California's Projected Fiscal Outlook

As 2014 nears to a close, a number of finance and fiscal reports are being released in anticipation of the Governor’s announcement of his January 2015-16 proposed budget. In general, the economy is reflecting recovery and revenues are looking better than previous years. This of course means that there will be additional pressures on spending in the Legislature, but the Governor has been steadfast to spend prudently. Further, with the passage of Proposition 2, the “Rainy Day Budget Stabilization Fund Act,” the State will be required to put aside at least 1.5 percent of the general fund each fiscal year. This proposition was a constitutional amendment put on the ballot with bipartisan support and is intended to use half of the money in a “rainy day” account to mitigate economic downturns with the other half reserved for paying debts and other obligations (e.g. retirement benefits).

The California Department of Finance’s November Finance Bulletin reflects steady improvements in state revenue. They reported year-to-date revenues that exceed projections by $1 billion, with General Fund cash for October $719 million higher than the 2014-15 Budget Act forecasted.

Wednesday, the Legislative Analyst’s Office (LAO) released The 2015-16 Budget: California’s Fiscal Outlook. They project California will close the 2015-2016 budget year with $4.2 billion in reserves, which includes $1.6 billion in pre-Proposition 2 rainy day funds, $641 million in the state’s traditional budget reserve - both possibly accessible to the Legislature by a simple majority vote - and $2 billion deposited in 2015-16 rainy day funds under the new Proposition 2 reserve rules, accessible to the Legislature only by a Governor declared budgetary emergency that meets specified criteria. The LAO notes maintaining this reserve demands no or little new budgetary commitments in this fiscal year aside from Proposition 98 minimum guarantee funding.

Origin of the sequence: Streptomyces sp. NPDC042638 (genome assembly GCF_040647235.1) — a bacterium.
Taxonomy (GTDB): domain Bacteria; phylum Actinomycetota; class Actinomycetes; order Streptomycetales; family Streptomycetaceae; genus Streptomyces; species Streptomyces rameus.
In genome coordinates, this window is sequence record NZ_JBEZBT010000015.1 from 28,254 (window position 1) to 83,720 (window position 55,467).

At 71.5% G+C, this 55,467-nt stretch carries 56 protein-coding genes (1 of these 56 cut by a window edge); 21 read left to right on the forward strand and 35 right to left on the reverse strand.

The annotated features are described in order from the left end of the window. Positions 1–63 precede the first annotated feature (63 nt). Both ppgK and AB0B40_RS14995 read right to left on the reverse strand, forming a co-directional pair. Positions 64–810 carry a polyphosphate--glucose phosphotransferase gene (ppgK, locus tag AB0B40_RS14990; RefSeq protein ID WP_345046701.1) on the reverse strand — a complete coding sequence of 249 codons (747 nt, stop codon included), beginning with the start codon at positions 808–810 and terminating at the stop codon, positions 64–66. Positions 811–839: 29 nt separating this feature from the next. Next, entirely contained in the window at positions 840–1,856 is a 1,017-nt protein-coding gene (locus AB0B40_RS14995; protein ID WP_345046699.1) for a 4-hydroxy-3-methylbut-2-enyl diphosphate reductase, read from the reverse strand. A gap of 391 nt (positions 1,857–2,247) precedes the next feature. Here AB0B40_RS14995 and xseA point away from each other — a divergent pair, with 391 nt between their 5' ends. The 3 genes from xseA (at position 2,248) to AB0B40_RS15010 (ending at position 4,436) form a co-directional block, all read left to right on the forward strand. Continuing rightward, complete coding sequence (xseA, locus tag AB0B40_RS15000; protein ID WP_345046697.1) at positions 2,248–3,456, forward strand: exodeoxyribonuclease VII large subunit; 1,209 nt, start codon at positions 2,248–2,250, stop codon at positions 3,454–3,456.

• $111 billion – estimated 2015-16 General Fund (GF) Revenue. This reflects a $6 billion dollar growth in GF revenue over projections in the 2014-25 Budget Act, largely resulting from increases in personal income tax;

  • $4 billion – The projected amount of Proposition 2 requirements in 2015-16: $2 billion in a rainy day fund and $2 billion to pay down state debt;

  • 4% - projected growth in programmatic spending in 2015-16;

  • $170 million – the amount cities, counties, and special districts are projected to receive under the 2014-2015 Budget Act’s “mandate trigger.”


Corrections and Rehabilitation

  • $9.1 billion – estimated spending for the California Department of Corrections and Rehabilitation (CDCR) in fiscal year 2014-15, reflecting a 2% net increase over 2013-14 spending

  • $9.1 billion - 2015-16 CDCR spending is projected to remain flat due – while increased costs are expected, the LAO anticipates cost savings from reductions in the prison and parole population as a result of Realignment and the new voter approved Proposition 47.


  • $63.2 billion – updated 2014-15 Proposition 98 minimum guarantee;

  • $65.8 billion - 2015-16 minimum guarantee estimate, reflecting a $2.6 billion growth.

Health and Human Services

  • $29.5 billion – GF spending allocated to Health and Human Services in the 2014-15 Budget Act;

  • $19.7 billion – projected 2015-16 spending for HHS programs.

The Legislative Analyst’s projections are predicated on specific budgetary scenarios and are subject to change depending on the policy and fiscal decisions made by the Legislature over this coming legislative year.

Posted by:

Danielle Sanchez

Managing Director